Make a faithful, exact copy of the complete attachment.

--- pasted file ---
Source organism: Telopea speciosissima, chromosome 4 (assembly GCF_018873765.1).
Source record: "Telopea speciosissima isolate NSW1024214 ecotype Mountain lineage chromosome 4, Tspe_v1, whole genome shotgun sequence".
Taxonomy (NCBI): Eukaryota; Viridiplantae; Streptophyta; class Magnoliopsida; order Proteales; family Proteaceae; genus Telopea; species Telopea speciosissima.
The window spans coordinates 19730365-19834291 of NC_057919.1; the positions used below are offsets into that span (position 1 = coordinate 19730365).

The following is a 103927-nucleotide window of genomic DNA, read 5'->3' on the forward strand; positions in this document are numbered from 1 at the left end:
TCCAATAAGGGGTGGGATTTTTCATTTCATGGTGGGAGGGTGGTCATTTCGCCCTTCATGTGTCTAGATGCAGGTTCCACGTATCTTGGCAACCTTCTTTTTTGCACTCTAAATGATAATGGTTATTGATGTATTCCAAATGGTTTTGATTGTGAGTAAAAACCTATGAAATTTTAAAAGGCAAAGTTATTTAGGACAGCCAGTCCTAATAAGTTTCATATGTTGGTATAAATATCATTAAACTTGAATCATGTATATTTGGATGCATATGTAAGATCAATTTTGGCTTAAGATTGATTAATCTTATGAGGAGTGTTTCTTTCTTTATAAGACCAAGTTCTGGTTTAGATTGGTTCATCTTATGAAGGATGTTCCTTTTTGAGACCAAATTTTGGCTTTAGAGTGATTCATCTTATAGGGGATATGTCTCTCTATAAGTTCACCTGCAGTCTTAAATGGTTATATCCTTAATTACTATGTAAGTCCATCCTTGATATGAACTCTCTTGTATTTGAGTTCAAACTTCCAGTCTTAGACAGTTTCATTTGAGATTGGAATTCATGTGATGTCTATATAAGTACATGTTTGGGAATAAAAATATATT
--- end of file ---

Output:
Source organism: Telopea speciosissima, chromosome 4 (assembly GCF_018873765.1).
Source record: "Telopea speciosissima isolate NSW1024214 ecotype Mountain lineage chromosome 4, Tspe_v1, whole genome shotgun sequence".
Taxonomy (NCBI): Eukaryota; Viridiplantae; Streptophyta; class Magnoliopsida; order Proteales; family Proteaceae; genus Telopea; species Telopea speciosissima.
The window spans coordinates 19730365-19834291 of NC_057919.1; the positions used below are offsets into that span (position 1 = coordinate 19730365).

The following is a 103927-nucleotide window of genomic DNA, read 5'->3' on the forward strand; positions in this document are numbered from 1 at the left end:
TCCAATAAGGGGTGGGATTTTTCATTTCATGGTGGGAGGGTGGTCATTTCGCCCTTCATGTGTCTAGATGCAGGTTCCACGTATCTTGGCAACCTTCTTTTTTGCACTCTAAATGATAATGGTTATTGATGTATTCCAAATGGTTTTGATTGTGAGTAAAAACCTATGAAATTTTAAAAGGCAAAGTTATTTAGGACAGCCAGTCCTAATAAGTTTCATATGTTGGTATAAATATCATTAAACTTGAATCATGTATATTTGGATGCATATGTAAGATCAATTTTGGCTTAAGATTGATTAATCTTATGAGGAGTGTTTCTTTCTTTATAAGACCAAGTTCTGGTTTAGATTGGTTCATCTTATGAAGGATGTTCCTTTTTGAGACCAAATTTTGGCTTTAGAGTGATTCATCTTATAGGGGATATGTCTCTCTATAAGTTCACCTGCAGTCTTAAATGGTTATATCCTTAATTACTATGTAAGTCCATCCTTGATATGAACTCTCTTGTATTTGAGTTCAAACTTCCAGTCTTAGACAGTTTCATTTGAGATTGGAATTCATGTGATGTCTATATAAGTACATGTTTGGGAATAAAAATATATT